Tuesday, December 22, 2015

Three Movies to Explain Our Lives

I was driving to church Sunday morning contemplating important thoughts about the Christmas season - namely which holiday movies I still need to watch before Christmas on Friday.

I'm not a huge movie watcher but when the holidays come around watching certain movies feels like part of the tradition of the season. I still need to watch Elf, A Christmas Story, Christmas Vacation and White Christmas to keep the spirit of Christmas alive. I've got some work to do!

As I made my mental list of Christmas movies, another movie question popped into my head: What is my life movie list?  Which movies would I say describe or at least help describe our lives? Which movies might I recommend to someone who wanted to understand us better?

There are three.

1. Groundhog Day starring Bill Murray

Murray plays Phil Connors, an arrogant Pittsburgh TV weatherman who, during an assignment covering the annual Groundhog Day event in Punxsutawney, Pennsylvania, finds himself in a time loop, repeating the same day again and again. After indulging in hedonism and committing suicide numerous times, he begins to re-examine his life and priorities.
Why Groundhog Day?  

Well, when you have a child with significant developmental delays, time slows down.

T   i   m   e          r   e   a   l   l   y          s   l   o   w   s          d   o   w   n.

What is often accomplished by typically developing kiddos in weeks or months can be years in the making, if ever, for our kids.  Development at this pace can at times feel a little like life is on repeat - the same day over and over and over again.

But it's not a bad thing - and that's one part of the movie I love and connect with - the main character, Phil, is reliving the same day over and over again (I just read on wikipedia that it was probably 30-40 years that he stayed in this one day) but he's becoming a better person from it. What he first thought was a curse, he eventually realized was a blessing. And while I've never thought of Julia as a curse - I think the lesson Phil learned still applies - we've learned with every day how blessed we are by Julia.  And as a result of her unique pace of development, we've also learned to slow down, to focus in, to see the details that can get missed when life is zooming by at normal speed. I think we've learned to appreciate small change and recognize that small is still significant and should not be taken for granted.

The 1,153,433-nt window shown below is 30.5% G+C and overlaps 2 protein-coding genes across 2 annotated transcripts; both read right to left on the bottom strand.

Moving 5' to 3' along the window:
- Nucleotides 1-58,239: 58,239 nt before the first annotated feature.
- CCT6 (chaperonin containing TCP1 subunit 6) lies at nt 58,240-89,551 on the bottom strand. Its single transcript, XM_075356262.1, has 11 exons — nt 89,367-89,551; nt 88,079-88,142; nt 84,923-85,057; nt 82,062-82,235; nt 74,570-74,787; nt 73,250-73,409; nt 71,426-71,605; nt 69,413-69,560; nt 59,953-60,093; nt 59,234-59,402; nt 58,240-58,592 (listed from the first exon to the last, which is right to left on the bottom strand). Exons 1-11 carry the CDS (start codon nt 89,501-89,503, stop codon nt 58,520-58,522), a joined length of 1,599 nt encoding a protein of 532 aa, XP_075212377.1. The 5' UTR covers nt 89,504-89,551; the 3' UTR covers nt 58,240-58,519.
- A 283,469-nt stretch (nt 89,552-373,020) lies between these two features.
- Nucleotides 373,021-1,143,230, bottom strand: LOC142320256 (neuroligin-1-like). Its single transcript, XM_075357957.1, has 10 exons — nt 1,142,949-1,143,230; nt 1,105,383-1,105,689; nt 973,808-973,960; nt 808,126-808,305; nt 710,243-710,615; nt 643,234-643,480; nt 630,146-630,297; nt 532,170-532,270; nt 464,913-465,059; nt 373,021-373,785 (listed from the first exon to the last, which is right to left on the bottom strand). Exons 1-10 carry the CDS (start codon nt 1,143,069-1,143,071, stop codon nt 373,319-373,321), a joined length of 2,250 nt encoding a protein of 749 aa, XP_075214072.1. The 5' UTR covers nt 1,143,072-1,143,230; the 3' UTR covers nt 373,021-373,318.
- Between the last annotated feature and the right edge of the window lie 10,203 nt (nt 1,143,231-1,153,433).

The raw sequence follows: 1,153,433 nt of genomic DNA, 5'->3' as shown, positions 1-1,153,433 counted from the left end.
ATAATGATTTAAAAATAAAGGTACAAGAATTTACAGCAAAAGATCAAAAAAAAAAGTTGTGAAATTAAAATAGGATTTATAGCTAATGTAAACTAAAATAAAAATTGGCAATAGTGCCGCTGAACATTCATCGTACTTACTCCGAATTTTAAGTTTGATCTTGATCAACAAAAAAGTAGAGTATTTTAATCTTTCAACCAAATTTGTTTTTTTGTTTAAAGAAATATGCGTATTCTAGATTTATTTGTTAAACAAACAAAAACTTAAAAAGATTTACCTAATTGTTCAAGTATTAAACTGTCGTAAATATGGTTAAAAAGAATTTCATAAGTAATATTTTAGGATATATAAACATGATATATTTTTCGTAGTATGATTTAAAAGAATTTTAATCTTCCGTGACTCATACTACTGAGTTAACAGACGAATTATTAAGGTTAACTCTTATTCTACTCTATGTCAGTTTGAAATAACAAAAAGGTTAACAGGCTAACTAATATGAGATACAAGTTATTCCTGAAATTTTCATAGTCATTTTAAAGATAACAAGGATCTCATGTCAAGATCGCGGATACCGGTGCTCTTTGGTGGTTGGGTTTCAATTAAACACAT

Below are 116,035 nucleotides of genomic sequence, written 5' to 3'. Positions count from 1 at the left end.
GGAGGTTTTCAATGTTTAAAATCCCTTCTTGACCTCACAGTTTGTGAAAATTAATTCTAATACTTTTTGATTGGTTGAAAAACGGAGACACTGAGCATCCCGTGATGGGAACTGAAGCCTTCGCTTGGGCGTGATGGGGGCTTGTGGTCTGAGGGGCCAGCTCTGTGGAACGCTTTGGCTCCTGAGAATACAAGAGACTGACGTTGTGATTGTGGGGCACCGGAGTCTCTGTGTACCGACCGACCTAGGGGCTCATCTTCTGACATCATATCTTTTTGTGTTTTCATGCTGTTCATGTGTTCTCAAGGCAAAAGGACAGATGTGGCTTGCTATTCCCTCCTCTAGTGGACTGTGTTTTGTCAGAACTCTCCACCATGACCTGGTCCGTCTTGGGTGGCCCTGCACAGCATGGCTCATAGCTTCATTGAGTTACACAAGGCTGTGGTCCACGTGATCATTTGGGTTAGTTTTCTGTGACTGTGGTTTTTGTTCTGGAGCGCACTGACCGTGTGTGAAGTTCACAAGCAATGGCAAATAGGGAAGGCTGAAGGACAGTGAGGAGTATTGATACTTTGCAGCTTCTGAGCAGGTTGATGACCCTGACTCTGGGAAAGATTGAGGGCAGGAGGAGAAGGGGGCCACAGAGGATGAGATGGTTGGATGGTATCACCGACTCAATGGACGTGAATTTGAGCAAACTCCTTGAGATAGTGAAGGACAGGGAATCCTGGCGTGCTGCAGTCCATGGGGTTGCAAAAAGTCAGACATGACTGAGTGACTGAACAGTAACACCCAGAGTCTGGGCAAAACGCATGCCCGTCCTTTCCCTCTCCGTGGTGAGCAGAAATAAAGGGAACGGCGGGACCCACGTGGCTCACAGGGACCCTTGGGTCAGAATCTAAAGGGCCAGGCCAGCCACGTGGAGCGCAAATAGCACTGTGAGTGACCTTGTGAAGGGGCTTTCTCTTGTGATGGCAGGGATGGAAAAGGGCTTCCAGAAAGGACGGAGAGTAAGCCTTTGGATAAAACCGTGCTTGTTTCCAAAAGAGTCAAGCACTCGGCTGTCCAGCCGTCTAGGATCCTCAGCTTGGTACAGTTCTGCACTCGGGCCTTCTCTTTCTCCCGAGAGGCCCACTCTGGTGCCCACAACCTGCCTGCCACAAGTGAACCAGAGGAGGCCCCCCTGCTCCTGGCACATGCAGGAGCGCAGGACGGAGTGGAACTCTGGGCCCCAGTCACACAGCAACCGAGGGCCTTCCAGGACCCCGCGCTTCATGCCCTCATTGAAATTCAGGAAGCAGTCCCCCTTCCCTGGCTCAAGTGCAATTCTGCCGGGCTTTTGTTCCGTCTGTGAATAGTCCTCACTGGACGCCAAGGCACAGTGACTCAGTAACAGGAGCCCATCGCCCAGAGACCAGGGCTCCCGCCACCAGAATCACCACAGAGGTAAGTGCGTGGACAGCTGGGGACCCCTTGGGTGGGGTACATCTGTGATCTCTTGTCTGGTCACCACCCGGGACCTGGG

My favorite part of the movie in terms of how it relates to us comes at the end when after countless repeats of the same day, waking up to the same Sonny and Cher song, Phil finally wakes up to a new day, the next day, but the song playing on the radio alarm clock is the same song it has been for all the days prior. So you could initially miss the fact that something is different except that you have heard the repeated line so many times your ears are tuned in perfectly for those repeated words and you instantly pick up on the fact that you are hearing a different part of the song.  This is how it feels sometimes when Julia does something new - you could miss it if you aren't very tuned it. You could miss it if you are looking for something bigger.  You might think this thing is the same as the before thing unless you are so familiar with the before thing that you know it forwards and backwards and inside out.  And when you know something that well, you can't help but notice when the littlest shift occurs. And it might not seem like much to someone else - someone who thinks change means switching to a new song.  But no, it's not a new song. It's not going to be a new song, and it's definitely not going to be a new album or artist or genre. It's the same song, our song, but new lines - and oh how sweet those new lines can sound!